Monday, December 01, 2008



There's a bit of a brouhaha boiling away on the CanLit backburner that's Canadian poetry. Winners of this year's Governor General's Awards for Literary Prowess were announced a couple of weeks ago and Jacob Scheier won for poetry with his debut collection More to Keep Us Warm. Just when you'd think a guy could celebrate such tangible good fortune it comes out that two members of the GG jury's triumvirate have seen this book before because Pier Georgio di Cicco blurbed it and Di Brandt had something to do with the translation of the first poem (by Rilke) and goes back aways with Scheier. Both jurors were mentioned in Acknowledgements and now there's a lot of calling "Off with their heads"! (Been reading Alice in Wonderland and Alice Through the Looking Glass with Kyran, who's five).

If you don't think it's a big deal to be mentioned in Acknowledgements, think about the third juror who wasn't. A quick Google tells me Connie Fife is from Nanaimo. I don't know her work. So many little time. But just think of the press she'd be getting if she and Jacob had crossed paths. It's as if she wasn't on that jury, but I suspect she had her say.

Conflict of interest. How does one groom a jury? How do you guarantee impartiality? How peerish must one be to be one of your peers? Can poetry be judged by someone who isn't a poet? Should it be? Would that fix anything? What if your plumber turned out to be a poetry judge and you'd made the shortlist? Conflict? If you've ever taken a workshop with someone, that's rife with conflict possibilities. Did a reading together? Leave a taste in your mouth? Whether it's for inclusion in a fly-by-night litmag or the GG, if someone is judging your work and you've hung out with then for more than the time it takes for a cursory introduction, you're slipping into conflict territory.

I've always thought of the GG as being something to aspire to. As well as what I now perceive as the dubious, uncertain, at-the-very-least fleeting prestige, you get $25K AND a specially bound copy of your book, which really appeals to the bookbinder in me. Sounds like having a book submitted to the machinations of the GGs is a lot like submitting your work anywhere. It's just another place where people who may or may not know you, either online, in print, or in person, decide whether or not it's your lucky day and they'll print your poem, and if you're really lucky there will be no typos and you might even get a small cheque, or a book or two in the mail. And hopefully no one's going to point out that you and [Name of Jury Person] once spent a weekend in each other's company at a vacation spa. Submitting poetry to be judged always carries an element of risk to its creator because the poetry scene in Canada is quite small, really, and it's not unusual for your work to be scrutinized by someone who has knowledge of you which may, or may not, influence their decision to look favourably, or not, on the work itself.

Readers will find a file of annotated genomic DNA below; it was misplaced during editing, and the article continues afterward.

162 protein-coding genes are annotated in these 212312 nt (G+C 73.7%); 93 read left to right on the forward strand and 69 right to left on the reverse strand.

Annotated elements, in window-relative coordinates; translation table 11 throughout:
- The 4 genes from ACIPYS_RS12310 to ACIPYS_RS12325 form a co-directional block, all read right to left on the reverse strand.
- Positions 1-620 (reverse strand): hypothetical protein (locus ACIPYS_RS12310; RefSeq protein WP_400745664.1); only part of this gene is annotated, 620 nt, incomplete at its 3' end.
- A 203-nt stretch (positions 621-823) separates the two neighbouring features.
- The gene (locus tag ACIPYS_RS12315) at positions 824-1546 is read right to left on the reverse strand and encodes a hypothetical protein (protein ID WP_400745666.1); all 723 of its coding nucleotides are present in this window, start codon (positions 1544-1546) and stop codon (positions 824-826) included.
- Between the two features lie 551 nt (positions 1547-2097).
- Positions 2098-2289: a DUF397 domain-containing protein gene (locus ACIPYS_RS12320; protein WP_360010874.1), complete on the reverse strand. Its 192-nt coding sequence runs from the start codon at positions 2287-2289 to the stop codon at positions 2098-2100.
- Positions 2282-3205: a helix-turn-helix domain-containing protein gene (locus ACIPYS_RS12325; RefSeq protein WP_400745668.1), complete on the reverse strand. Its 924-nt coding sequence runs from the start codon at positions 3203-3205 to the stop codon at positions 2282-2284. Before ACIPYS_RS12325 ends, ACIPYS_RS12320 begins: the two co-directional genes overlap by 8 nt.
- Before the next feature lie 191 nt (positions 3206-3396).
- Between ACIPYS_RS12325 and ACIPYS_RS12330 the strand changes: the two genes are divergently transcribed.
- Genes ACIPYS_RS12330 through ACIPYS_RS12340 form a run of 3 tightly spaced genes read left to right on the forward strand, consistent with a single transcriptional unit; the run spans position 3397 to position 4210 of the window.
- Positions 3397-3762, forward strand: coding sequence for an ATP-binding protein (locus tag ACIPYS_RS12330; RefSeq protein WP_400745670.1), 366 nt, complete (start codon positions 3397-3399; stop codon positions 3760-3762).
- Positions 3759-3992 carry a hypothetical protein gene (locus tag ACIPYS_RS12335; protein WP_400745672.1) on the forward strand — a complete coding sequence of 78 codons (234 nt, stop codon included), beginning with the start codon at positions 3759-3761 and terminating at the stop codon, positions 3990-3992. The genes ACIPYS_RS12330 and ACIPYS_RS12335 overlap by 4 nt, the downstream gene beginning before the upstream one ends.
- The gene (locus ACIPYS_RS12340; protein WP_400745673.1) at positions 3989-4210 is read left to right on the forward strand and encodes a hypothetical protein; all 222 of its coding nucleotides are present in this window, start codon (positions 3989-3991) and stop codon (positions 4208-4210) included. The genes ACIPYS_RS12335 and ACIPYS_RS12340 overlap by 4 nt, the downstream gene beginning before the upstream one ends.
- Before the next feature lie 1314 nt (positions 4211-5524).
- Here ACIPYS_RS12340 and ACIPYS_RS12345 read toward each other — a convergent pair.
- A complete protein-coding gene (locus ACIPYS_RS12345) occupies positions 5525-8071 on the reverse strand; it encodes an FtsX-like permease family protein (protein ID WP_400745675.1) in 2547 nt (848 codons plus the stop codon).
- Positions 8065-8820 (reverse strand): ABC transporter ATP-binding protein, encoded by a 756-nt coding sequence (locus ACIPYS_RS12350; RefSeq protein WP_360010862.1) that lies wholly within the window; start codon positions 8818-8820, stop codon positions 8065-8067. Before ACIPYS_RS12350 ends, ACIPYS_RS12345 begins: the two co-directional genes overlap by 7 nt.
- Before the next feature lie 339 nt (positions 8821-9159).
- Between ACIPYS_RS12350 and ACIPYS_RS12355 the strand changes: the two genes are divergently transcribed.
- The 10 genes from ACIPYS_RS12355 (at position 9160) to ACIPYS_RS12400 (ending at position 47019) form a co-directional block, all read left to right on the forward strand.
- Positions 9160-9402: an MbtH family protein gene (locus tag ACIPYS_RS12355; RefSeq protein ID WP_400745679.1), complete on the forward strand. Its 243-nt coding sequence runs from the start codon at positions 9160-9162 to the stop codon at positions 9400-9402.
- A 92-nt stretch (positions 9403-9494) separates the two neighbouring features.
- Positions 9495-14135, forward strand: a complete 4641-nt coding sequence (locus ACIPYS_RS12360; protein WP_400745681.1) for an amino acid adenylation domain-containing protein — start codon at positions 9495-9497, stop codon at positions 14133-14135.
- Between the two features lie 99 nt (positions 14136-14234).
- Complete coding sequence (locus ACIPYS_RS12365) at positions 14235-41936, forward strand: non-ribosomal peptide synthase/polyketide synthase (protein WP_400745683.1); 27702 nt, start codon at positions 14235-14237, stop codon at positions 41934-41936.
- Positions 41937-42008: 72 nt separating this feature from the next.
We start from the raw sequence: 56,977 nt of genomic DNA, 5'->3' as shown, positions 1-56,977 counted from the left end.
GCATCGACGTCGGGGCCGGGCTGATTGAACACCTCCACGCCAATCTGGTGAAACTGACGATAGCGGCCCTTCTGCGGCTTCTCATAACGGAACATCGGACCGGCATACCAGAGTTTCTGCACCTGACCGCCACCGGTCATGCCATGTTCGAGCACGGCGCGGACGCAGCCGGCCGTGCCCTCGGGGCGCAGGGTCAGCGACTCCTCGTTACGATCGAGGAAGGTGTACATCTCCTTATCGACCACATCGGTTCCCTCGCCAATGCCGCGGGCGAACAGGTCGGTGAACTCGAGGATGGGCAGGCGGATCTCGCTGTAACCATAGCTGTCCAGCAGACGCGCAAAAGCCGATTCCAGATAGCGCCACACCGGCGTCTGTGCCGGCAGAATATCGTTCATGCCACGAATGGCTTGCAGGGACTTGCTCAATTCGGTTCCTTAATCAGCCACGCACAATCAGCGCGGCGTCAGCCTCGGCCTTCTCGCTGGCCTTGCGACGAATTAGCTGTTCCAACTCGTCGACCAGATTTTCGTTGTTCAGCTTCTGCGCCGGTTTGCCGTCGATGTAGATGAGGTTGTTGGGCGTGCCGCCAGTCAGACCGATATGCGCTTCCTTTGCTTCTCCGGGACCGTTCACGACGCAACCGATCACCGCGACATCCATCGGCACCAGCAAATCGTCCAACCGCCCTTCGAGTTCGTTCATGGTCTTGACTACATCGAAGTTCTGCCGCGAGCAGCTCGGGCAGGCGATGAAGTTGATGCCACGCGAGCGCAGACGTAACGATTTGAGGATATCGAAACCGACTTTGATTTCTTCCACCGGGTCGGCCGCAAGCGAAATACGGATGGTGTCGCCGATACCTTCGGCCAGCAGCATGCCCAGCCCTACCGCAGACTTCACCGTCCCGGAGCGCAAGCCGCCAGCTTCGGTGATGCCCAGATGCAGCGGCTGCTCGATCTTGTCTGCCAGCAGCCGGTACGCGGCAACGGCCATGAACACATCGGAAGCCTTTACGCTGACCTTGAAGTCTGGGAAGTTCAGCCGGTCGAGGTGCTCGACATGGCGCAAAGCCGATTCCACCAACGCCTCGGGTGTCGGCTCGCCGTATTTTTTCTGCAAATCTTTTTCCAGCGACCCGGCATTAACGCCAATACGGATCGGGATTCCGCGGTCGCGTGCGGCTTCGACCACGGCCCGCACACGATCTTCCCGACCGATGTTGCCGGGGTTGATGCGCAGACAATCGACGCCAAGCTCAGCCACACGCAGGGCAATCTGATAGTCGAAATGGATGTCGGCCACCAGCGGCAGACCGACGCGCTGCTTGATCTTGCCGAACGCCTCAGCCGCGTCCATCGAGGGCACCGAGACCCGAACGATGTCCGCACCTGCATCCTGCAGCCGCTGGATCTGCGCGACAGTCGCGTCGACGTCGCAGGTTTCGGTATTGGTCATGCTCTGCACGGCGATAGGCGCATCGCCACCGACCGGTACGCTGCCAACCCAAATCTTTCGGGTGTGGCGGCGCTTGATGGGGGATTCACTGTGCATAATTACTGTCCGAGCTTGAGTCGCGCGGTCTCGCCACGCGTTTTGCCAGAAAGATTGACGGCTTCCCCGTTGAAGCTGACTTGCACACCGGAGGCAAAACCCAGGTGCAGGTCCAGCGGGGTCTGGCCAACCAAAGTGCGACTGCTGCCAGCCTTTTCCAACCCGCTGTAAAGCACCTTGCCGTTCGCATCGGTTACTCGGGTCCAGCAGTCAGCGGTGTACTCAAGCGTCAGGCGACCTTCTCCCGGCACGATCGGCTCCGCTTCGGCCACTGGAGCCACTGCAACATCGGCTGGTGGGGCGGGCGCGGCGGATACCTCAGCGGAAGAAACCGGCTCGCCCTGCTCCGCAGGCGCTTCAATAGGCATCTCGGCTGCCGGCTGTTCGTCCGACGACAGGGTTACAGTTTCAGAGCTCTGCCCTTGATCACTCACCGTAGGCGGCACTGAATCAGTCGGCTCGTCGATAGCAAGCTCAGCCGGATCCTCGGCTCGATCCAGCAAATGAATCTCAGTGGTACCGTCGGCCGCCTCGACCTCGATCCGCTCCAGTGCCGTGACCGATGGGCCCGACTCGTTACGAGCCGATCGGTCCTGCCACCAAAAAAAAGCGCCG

Scheier's editor rose to his defense in the National Post. I haven't seen anything from Scheier himself. He's probably either in oven mode or he's sensibly decided to refrain from adding to all the quotations swirling about.

I wonder how many of the people who are querying the ethics of this situation have actually read all five books that made the shortlist. I just ordered Sheier's book. It's a start. But then, I'm always curious to see what's getting the nod in the award's circuit.

(Stephen Harper must be loving this. One can only hope he's too busy with his perceived potential dethronement at the hands of a Coalition (whose head is slated to be replaced in an immanent leadership review) to notice that one of the few what-must-seem-to-him sacred cows he left alone is causing such dissension in the ranks and since nobody seems to approve of the way the cash is doled out, why don't we just chop arts' funding some more? Jeez! We shouldn't be giving him such an excuse!)

Speaking of awards, I won the Canadian Poetry Association's 2007 contest. So far, the judge(s) remain anonymous. Maybe they just liked my poem. Ya think?

(after Tom Wayman’s The Big Theft)

sure they’re going to hang you
for assembling a truck
piece by piece in your garage
(the one you built from all the bricks
you found near the building site)
and sure they’re going to call you up on the carpet
(the one that’s not there any more
because it’s in your family room)
for walking away with a computer
or a set of barstools for the basement
(the one you renovated with the power tools
you borrowed from work and forgot to return)

I’d never do anything like that

but then I notice I’m writing this with a pen
that bears the name of a company I left some years ago

it occurs to me
I’ve seen scores of such pens around the house.
They lounge in drawers,
clean their nails out on the porch,
warm themselves on top of the furnace,
snuggle down for the winter
in the pocket of a summer jacket

I bet if I wrote about how marvellous it was
to work for this company
it would proudly claim the writing as its own

but if I wrote something nasty
they’d claim the pen


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